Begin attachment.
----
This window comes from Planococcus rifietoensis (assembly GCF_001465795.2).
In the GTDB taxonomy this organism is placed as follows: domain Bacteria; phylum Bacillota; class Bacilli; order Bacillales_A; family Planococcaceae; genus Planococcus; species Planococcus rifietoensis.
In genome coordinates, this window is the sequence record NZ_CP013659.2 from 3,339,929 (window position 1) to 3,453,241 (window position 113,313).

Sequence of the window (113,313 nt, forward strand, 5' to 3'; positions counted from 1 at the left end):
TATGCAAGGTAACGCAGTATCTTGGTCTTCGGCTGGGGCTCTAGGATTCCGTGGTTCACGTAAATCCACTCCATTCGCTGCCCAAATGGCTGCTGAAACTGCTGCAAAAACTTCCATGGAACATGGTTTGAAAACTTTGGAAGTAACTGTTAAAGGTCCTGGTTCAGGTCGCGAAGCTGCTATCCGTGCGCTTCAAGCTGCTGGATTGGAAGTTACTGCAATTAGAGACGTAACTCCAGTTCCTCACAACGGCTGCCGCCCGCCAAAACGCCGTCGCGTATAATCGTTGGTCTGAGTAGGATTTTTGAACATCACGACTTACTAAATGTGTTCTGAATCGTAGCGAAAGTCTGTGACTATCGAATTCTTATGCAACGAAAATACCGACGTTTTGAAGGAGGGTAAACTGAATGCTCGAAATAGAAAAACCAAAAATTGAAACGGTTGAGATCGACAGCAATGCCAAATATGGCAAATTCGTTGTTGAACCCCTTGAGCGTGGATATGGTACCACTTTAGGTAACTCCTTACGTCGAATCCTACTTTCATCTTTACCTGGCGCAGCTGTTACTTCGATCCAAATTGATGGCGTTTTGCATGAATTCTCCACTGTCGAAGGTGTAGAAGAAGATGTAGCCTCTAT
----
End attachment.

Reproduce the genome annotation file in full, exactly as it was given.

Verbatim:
This window comes from Planococcus rifietoensis (assembly GCF_001465795.2).
In the GTDB taxonomy this organism is placed as follows: domain Bacteria; phylum Bacillota; class Bacilli; order Bacillales_A; family Planococcaceae; genus Planococcus; species Planococcus rifietoensis.
In genome coordinates, this window is the sequence record NZ_CP013659.2 from 3,339,929 (window position 1) to 3,453,241 (window position 113,313).

Sequence of the window (113,313 nt, forward strand, 5' to 3'; positions counted from 1 at the left end):
TATGCAAGGTAACGCAGTATCTTGGTCTTCGGCTGGGGCTCTAGGATTCCGTGGTTCACGTAAATCCACTCCATTCGCTGCCCAAATGGCTGCTGAAACTGCTGCAAAAACTTCCATGGAACATGGTTTGAAAACTTTGGAAGTAACTGTTAAAGGTCCTGGTTCAGGTCGCGAAGCTGCTATCCGTGCGCTTCAAGCTGCTGGATTGGAAGTTACTGCAATTAGAGACGTAACTCCAGTTCCTCACAACGGCTGCCGCCCGCCAAAACGCCGTCGCGTATAATCGTTGGTCTGAGTAGGATTTTTGAACATCACGACTTACTAAATGTGTTCTGAATCGTAGCGAAAGTCTGTGACTATCGAATTCTTATGCAACGAAAATACCGACGTTTTGAAGGAGGGTAAACTGAATGCTCGAAATAGAAAAACCAAAAATTGAAACGGTTGAGATCGACAGCAATGCCAAATATGGCAAATTCGTTGTTGAACCCCTTGAGCGTGGATATGGTACCACTTTAGGTAACTCCTTACGTCGAATCCTACTTTCATCTTTACCTGGCGCAGCTGTTACTTCGATCCAAATTGATGGCGTTTTGCATGAATTCTCCACTGTCGAAGGTGTAGAAGAAGATGTAGCCTCTAT